As with most travel plans, what we had planned to do in Positano and what we actually did were quite different.
In our daily lives, our routines become so predictable.
That’s what I love so much about traveling. It forces you to put aside your expectations and just be open. And often, things turn out even better than planned.
I believe men ought to inspect their dreams. And know them for what they are.
-Britta, The Drifters by James Michener
This seems to be the theme of my life lately – to take action on my dreams. I’ve held so many dreams at an arm’s length the way one watches a movie – seeing the images, but knowing they’re not real. Observing, but not participating – until now.
I think there’s a certain fear that our dreams may not meet our expectations – as is one of the themes of The Drifters. Britta, one of the main characters from Norway, fears that if her father (who views Ceylon as the paradise on earth) “was ever forced to see Ceylon [Sri Lanka] as it actually was, he’d collapse.”
Sometimes when we view a place (or a person or thing) as the ultimate utopia, the fall is greater should it disappoint us. Isn’t it only human to shy away from disappointment? And so the cycle becomes a yearning never fulfilled because the fear of disappointment is the greater of the two.
What Positano proved to me is that sometimes the value in a place is not always in its beauty, but who it stretches us to become.
Upon arrival in Positano, I was in the weird limbo of reconciling my dream vision of Positano with reality. It wasn’t that the scenery disappointed me – it was far more stunning in real life – rather it was the feeling of constant vertigo that I hadn’t expected (this was probably due to the fact that we were staying halfway up a cliffside). I felt like I was constantly finding my balance and grasping for the earth. I just wanted to feel grounded.
I think it’s not so much that I’m afraid of heights as it is the terrifying feeling of vertigo – of not being able to find my balance.
And this is where I found my bearings again, a few hundred yards and 300 steps below our little white house.
What we did
We dined. We swam. We laughed. On repeat.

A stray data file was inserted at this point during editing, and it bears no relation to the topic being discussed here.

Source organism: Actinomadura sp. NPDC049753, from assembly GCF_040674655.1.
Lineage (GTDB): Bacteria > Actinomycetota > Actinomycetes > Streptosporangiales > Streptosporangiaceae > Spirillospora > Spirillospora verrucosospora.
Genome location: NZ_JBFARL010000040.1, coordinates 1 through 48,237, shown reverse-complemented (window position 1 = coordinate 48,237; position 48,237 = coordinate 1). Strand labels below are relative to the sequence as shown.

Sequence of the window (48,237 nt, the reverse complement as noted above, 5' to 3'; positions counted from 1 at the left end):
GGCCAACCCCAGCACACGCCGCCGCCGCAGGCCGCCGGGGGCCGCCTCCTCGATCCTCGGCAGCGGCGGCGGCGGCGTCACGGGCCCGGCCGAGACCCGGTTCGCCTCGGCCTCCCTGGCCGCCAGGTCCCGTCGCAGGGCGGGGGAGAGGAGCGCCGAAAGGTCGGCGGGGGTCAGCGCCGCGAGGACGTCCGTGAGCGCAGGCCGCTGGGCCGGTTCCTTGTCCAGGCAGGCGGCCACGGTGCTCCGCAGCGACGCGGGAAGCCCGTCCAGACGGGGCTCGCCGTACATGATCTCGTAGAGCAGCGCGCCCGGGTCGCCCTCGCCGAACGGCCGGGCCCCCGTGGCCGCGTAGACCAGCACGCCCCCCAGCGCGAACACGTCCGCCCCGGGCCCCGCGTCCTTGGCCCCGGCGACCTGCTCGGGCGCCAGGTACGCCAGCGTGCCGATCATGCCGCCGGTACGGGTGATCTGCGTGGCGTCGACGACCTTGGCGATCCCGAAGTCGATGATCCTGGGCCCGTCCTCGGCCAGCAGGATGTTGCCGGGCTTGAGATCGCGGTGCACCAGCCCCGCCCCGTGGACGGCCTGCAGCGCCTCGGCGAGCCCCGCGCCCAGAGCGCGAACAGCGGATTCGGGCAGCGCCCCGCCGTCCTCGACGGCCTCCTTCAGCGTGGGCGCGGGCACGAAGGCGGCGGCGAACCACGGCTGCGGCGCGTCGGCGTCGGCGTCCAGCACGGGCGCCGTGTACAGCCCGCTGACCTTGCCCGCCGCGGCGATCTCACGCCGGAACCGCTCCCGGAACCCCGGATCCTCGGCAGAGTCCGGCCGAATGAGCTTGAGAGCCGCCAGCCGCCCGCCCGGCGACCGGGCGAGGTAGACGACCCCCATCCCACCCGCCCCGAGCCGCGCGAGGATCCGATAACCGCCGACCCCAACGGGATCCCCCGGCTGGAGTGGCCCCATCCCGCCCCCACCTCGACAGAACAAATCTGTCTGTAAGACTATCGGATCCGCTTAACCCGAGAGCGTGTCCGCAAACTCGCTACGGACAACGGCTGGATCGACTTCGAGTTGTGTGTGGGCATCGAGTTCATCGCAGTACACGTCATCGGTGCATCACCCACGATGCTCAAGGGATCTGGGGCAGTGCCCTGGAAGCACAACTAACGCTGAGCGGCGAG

There are four beaches in Positano: Marina Grande (the main beach), Fornillo, Arienzo and Laurito (where the famous Da Adolfo is located).
Even though we had ambitious plans to hike and kayak, we ended up spending most of our time at Arienzo Beach (blessing in disguise!).
We went to Bagni d’Arienzo for lunch twice in a row because we loved it so much. It has a super casual beach vibe. Some the waiters were even barefoot! I loved the spaghetti alle vongole (and tried to order it when I got back to the US and they used chopped up canned clams – the horror!!!). We also loved the fresh fish of the day (can’t recall the name). It was so simply prepared, with just olive oil, lemon and herbs, and a little salt, I believe. That’s what I love about Italian cuisine – it is always fresh, local, and simple – which brings out the best flavors.
After our unforgettable meal, we relaxed on the beach. As a July baby and water sign, I am in my element on the beach. It was September, but the weather was still hot and the water warm. It was bliss bobbing underneath the sun looking up at the cliffs from below.
The Arienzo Beach Club has a boat service that runs several times a day to Marina Grande. After swimming, we decided to explore Positano for a bit. This boat ride saved me from hiking along the congested cliffside road…and that’s how I fell in love with Positano.
What we had planned to do…(and my Positano wishlist for next time!)
We had planned to go kayaking along the Amalfi Coast, but the sea was too rough so our kayaking excursion got canceled. I can see why…even the motorized boats at Arienzo beach had trouble docking, and it was even more challenging to get in the boat. We kayak often in the lakes near my hometown in the Sierra Nevada. I can’t wait to try sea kayaking! Seeing the Amalfi Coast by boat is my favorite.
Another thing I had wanted to do was take the ferry to Capri for the day, but we ended up enjoying Positano so much. Next time we’ll plan to stay more than 3 days so we can explore more of the Amalfi Coast, such as Ravello.
One of the main reasons I had wanted to go to Positano was to hike the Path of the Gods, but it was just so hot that we all preferred to swim and hang out on the beach. Margie in Italy has a beautiful post about her experience hiking the Path of the Gods if you’d like to read about the link from someone who did it.
I keep hearing about this restaurant called Casa e Bottega, which looks adorable and has a healthy organic menu. I definitely want to try it next time. And of course, I can’t go to Positano without going back to Bagni d’Arienzo – for the beach AND the food!
I just made this discovery this Instagram, and someday I would love to attend this yoga retreat in Positano with Sole Yoga Holidays.
Catch up on the other posts in my Positano Series!
Let’s chat: If you’ve been to Positano, what did you do? If you’ve never been, what’s on your wishlist?0
La Dolce Vita through from California to Italy. I’m Kelly, an American girl with Italian taste in food & wine. I blog about learning Italian, food & wine pairings, how to find authentic Italian ingredients in the US, and seasonal recipes from scratch.